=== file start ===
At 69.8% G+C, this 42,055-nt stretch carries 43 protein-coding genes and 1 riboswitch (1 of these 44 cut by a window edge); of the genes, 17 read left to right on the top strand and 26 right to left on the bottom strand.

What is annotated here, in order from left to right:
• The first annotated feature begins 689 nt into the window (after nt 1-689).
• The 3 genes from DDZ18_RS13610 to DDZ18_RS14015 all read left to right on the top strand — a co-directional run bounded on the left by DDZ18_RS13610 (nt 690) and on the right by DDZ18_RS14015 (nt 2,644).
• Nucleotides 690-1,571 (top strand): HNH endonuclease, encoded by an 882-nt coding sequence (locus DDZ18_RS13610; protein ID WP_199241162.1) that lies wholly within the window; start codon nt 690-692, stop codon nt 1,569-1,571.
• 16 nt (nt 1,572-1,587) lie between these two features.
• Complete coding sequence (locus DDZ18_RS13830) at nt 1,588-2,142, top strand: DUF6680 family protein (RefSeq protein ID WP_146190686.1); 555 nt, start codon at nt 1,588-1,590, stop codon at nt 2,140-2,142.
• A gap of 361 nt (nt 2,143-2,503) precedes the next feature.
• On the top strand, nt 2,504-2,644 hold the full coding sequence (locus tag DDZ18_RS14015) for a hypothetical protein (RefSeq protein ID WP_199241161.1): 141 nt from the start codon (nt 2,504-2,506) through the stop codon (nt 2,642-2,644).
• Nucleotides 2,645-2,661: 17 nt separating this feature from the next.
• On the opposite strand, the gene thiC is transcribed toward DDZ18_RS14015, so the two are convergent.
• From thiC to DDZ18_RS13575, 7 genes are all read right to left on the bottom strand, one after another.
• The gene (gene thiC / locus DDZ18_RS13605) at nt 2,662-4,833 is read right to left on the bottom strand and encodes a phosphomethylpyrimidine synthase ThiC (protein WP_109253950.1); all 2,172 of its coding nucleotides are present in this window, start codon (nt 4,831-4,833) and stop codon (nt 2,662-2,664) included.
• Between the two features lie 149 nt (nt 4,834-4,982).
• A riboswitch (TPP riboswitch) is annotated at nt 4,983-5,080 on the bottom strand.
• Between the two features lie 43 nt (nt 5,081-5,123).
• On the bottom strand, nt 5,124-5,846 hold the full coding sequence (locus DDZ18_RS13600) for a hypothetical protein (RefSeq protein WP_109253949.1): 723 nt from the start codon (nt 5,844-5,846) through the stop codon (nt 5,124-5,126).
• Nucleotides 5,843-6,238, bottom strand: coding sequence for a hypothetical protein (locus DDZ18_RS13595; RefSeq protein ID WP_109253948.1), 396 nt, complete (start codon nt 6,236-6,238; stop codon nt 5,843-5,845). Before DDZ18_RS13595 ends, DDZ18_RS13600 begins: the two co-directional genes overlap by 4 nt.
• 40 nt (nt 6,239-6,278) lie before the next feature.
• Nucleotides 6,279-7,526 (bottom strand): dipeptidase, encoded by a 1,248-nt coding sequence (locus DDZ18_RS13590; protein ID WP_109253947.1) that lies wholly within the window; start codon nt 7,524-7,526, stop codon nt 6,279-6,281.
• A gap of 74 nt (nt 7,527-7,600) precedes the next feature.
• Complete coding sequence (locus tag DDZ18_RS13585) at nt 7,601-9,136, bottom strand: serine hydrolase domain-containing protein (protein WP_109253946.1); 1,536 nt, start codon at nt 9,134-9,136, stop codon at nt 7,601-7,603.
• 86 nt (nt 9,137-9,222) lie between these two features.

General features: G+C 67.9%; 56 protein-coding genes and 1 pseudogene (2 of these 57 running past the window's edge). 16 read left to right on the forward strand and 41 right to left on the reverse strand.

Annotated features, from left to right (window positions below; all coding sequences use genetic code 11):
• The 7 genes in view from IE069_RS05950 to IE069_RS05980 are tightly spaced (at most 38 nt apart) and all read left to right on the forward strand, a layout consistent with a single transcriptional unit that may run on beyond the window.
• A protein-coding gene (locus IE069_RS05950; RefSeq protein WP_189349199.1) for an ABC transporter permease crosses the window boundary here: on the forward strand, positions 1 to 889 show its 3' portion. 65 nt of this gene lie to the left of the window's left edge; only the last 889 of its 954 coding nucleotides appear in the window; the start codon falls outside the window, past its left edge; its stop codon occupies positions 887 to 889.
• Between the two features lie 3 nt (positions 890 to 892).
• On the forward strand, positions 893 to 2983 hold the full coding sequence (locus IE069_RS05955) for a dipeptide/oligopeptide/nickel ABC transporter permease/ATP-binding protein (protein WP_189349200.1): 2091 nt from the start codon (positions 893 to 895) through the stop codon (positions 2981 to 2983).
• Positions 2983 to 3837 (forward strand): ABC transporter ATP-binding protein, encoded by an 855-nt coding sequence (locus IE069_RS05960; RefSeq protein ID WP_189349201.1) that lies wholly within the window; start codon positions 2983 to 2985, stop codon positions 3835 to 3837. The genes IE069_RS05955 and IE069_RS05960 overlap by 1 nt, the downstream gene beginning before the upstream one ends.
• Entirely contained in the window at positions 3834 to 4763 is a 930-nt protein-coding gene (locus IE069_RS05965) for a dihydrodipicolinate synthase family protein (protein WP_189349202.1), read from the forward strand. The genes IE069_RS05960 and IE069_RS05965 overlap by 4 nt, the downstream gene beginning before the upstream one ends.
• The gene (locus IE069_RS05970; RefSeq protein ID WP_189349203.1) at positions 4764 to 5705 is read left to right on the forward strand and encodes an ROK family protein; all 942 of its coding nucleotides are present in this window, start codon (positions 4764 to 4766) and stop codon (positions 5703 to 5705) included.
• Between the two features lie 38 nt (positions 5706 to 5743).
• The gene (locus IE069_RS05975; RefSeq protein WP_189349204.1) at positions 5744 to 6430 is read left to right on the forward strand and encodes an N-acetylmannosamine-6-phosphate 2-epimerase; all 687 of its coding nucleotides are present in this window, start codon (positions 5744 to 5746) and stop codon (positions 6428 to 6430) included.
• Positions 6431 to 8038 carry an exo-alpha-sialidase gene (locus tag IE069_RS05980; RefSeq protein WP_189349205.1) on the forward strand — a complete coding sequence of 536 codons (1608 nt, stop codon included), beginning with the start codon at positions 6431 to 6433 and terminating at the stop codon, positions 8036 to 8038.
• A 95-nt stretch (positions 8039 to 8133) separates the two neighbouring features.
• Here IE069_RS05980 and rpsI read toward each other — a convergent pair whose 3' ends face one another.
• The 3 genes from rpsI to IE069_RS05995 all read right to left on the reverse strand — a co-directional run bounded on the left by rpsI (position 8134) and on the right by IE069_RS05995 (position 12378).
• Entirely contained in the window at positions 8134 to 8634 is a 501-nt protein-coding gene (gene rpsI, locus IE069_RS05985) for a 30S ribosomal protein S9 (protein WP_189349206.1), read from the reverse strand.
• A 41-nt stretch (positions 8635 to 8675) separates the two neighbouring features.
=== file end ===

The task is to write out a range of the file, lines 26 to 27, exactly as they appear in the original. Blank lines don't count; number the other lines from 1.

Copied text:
• The 7 genes in view from IE069_RS05950 to IE069_RS05980 are tightly spaced (at most 38 nt apart) and all read left to right on the forward strand, a layout consistent with a single transcriptional unit that may run on beyond the window.
• A protein-coding gene (locus IE069_RS05950; RefSeq protein WP_189349199.1) for an ABC transporter permease crosses the window boundary here: on the forward strand, positions 1 to 889 show its 3' portion. 65 nt of this gene lie to the left of the window's left edge; only the last 889 of its 954 coding nucleotides appear in the window; the start codon falls outside the window, past its left edge; its stop codon occupies positions 887 to 889.